Frances McDormand’s touching wolf cry, and Glenn Close’s bouncing bottom were among the night’s only highlights.
Glenn Close was certainly not the best dressed, but she did provide one of the only entertaining moments of the night.
The ceremony ended flatly, with the final award of the night going to Anthony Hopkins – who wasn’t even there to accept it.
Fans and critics alike have taken to social media to dish about the “snoozefest”, claiming it was the “most boring Oscars” ever.
It seems the Academy has its work cut out if it intends to recapture viewers next year.
As we ponder just what that might look like (suggestion: rehire Neil Patrick Harris), it’s worth looking back on some of the more scandalous and jaw-dropping moments of Oscars past.
- Related: The Oscars best and worst dressed
Marlon Brando rejects the Oscar
One of Old Hollywood’s leading men, Marlon Brando, controversially rejected his award for best actor in 1973 for The Godfather.
Brando didn’t even attend the ceremony, but instead unexpectedly sent Native American actor and activist Sacheen Littlefeather on his behalf.
“I’m representing Marlon Brando this evening,” Littlefeather said.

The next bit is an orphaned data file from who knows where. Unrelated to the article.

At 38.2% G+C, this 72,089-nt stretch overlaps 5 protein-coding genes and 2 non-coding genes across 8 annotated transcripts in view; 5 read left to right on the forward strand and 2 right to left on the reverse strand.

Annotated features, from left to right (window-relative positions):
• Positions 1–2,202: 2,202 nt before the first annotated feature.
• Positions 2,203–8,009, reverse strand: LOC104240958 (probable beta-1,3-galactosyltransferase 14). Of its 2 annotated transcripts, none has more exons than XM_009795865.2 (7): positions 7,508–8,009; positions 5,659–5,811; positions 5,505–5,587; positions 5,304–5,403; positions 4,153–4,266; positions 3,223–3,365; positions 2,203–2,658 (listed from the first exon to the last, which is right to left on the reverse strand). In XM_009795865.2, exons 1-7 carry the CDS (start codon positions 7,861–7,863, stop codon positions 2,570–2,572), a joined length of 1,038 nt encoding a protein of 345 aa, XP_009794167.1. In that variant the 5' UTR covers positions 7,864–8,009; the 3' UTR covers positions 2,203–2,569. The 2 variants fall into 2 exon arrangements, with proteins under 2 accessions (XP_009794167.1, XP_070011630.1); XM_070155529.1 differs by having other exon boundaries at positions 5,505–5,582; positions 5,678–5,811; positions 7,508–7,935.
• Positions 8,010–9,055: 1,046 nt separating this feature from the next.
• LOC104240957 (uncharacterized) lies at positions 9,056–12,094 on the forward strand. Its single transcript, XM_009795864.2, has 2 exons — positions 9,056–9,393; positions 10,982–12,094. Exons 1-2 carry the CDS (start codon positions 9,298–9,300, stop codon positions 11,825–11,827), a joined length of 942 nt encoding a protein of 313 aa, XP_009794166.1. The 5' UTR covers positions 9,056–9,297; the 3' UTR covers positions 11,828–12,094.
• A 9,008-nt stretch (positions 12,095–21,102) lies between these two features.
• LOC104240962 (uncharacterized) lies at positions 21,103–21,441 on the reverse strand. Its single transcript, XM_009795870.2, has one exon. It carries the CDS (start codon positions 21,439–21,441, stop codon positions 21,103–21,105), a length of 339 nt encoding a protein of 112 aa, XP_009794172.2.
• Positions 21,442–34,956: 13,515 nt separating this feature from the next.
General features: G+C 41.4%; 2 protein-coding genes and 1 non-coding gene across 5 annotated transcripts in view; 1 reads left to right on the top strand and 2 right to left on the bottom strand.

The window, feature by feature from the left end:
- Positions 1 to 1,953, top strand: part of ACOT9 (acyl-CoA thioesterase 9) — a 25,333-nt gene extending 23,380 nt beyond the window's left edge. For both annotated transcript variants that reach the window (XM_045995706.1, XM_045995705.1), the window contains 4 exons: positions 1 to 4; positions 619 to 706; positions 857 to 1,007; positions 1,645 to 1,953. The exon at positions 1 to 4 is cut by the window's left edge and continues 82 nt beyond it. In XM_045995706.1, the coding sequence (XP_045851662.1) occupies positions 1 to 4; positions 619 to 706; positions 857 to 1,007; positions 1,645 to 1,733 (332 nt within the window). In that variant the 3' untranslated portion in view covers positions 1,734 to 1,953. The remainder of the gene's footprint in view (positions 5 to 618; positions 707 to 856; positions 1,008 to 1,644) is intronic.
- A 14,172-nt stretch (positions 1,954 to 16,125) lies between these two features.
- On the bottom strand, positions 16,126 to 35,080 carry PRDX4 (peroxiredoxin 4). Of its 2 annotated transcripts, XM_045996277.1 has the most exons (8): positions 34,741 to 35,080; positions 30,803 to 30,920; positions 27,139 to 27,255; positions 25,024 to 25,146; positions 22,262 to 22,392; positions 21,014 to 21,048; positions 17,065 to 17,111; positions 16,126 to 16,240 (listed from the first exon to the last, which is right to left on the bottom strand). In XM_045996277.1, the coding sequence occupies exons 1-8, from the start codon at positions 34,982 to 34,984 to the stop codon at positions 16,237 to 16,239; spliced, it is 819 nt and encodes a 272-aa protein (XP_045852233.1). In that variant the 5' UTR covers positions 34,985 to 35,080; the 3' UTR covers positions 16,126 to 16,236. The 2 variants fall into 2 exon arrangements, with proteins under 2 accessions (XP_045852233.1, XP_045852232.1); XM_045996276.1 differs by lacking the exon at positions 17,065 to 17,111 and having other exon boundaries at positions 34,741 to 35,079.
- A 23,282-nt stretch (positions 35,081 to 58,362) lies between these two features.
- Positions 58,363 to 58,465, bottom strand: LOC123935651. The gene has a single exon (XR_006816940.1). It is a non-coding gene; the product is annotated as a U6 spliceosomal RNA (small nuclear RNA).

“And he has asked me to tell you … that he very regretfully cannot accept this very generous award, the reasons for this being the treatment of American Indians today by the film industry.”
Met with a combination of booing and applause, Littlefeather later revealed that “John Wayne was in the wings, ready to have me taken off stage”.
Angelina Jolie pashes her brother
The year was 2000: American Beauty was the movie du jour (long before Kevin Spacey got cancelled), and your eyebrows were plucked to within an inch of their lives.
Angelina Jolie, who had yet to shack up with Brad Pitt and was still considered a bit of a weirdo, was up for (and won) best supporting actress for Girl, Interrupted.
In all her vampy glory, Jolie made headlines for sharing a very uncomfortable (and slightly incestuous) kiss with her brother James Haven on the red carpet.
She followed up by declaring her love for Haven in her acceptance speech.